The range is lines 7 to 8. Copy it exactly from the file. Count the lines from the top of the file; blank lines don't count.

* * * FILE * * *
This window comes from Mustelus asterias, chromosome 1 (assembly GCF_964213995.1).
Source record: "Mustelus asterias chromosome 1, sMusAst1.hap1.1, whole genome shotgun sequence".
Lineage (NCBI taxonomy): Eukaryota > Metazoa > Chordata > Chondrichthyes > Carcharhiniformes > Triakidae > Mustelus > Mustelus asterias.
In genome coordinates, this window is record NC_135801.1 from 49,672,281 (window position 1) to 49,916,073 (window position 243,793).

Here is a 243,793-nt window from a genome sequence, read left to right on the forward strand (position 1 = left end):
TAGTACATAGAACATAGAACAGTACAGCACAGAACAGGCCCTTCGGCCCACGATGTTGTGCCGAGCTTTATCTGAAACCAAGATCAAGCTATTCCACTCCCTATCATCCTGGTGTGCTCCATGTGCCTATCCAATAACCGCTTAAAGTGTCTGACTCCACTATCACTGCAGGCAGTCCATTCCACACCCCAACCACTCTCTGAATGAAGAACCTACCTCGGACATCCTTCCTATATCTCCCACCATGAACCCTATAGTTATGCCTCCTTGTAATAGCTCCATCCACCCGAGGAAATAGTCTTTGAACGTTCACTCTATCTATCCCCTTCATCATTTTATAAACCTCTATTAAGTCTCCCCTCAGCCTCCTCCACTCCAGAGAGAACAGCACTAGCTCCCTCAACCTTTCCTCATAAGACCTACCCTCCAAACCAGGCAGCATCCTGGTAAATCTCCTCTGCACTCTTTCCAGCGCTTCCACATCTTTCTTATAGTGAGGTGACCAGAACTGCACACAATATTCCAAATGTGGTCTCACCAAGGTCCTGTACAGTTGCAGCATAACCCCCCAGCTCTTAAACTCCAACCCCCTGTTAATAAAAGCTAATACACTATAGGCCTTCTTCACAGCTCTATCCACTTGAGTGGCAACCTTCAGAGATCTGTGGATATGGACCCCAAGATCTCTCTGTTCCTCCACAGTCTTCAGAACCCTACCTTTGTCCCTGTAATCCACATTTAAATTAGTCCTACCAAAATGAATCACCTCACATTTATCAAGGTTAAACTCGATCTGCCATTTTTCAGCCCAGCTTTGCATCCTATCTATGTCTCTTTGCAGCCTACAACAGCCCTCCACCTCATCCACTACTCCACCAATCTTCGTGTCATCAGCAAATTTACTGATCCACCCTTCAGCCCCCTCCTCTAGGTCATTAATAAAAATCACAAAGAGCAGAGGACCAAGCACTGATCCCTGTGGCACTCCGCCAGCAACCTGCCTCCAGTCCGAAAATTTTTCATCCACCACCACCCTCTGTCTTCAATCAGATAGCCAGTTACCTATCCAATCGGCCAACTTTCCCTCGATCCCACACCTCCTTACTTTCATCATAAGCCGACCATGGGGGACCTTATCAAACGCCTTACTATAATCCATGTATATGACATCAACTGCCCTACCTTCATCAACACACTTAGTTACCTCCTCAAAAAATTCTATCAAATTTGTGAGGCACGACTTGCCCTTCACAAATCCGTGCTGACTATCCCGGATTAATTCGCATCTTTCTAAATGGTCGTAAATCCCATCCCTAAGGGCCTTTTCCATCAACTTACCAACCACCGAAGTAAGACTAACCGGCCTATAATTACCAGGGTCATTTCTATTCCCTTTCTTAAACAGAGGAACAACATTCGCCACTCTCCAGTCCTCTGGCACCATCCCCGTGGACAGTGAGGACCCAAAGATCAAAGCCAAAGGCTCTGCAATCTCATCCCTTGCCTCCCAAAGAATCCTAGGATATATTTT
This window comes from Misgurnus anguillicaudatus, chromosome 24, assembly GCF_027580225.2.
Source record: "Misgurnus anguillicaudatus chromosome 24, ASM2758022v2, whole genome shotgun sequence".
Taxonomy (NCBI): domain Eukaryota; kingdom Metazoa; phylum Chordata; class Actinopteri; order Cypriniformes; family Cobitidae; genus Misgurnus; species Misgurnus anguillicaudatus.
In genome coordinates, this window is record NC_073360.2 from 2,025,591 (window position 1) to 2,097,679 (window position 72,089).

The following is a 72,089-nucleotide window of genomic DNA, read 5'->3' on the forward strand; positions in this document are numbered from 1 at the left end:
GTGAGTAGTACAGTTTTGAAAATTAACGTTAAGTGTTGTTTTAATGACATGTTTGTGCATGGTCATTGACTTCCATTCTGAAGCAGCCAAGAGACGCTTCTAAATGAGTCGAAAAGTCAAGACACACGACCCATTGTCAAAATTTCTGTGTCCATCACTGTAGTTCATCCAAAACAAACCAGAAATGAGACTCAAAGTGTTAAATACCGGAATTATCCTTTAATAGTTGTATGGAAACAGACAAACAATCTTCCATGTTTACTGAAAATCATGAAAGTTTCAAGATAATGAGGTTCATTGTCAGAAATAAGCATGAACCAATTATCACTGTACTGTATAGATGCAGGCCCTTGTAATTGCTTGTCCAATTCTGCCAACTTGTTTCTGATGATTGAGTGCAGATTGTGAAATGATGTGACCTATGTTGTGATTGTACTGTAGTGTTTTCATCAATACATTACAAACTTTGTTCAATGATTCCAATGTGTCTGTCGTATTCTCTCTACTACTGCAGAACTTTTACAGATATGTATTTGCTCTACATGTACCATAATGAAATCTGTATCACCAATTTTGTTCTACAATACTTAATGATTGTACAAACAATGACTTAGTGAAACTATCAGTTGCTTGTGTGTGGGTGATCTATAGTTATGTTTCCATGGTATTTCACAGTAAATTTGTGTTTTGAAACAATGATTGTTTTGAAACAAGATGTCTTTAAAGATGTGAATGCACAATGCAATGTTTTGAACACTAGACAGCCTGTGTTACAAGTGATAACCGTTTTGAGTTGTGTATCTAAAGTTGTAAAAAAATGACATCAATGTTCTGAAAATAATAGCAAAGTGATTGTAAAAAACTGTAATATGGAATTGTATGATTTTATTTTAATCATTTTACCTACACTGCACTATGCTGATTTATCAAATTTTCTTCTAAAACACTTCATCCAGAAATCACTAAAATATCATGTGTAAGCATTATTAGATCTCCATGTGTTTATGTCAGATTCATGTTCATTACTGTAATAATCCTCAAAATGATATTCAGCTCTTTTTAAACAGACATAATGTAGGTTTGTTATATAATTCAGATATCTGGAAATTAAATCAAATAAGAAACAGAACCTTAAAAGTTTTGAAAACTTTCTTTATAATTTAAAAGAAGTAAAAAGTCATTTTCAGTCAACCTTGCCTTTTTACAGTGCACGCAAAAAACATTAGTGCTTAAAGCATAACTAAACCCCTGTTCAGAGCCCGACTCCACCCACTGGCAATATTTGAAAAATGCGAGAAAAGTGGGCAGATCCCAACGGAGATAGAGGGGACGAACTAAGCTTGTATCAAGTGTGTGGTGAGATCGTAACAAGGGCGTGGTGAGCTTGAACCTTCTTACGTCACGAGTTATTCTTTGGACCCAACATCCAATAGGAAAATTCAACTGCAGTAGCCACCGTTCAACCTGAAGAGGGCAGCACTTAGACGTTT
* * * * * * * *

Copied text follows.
This window comes from Misgurnus anguillicaudatus, chromosome 24, assembly GCF_027580225.2.
Source record: "Misgurnus anguillicaudatus chromosome 24, ASM2758022v2, whole genome shotgun sequence".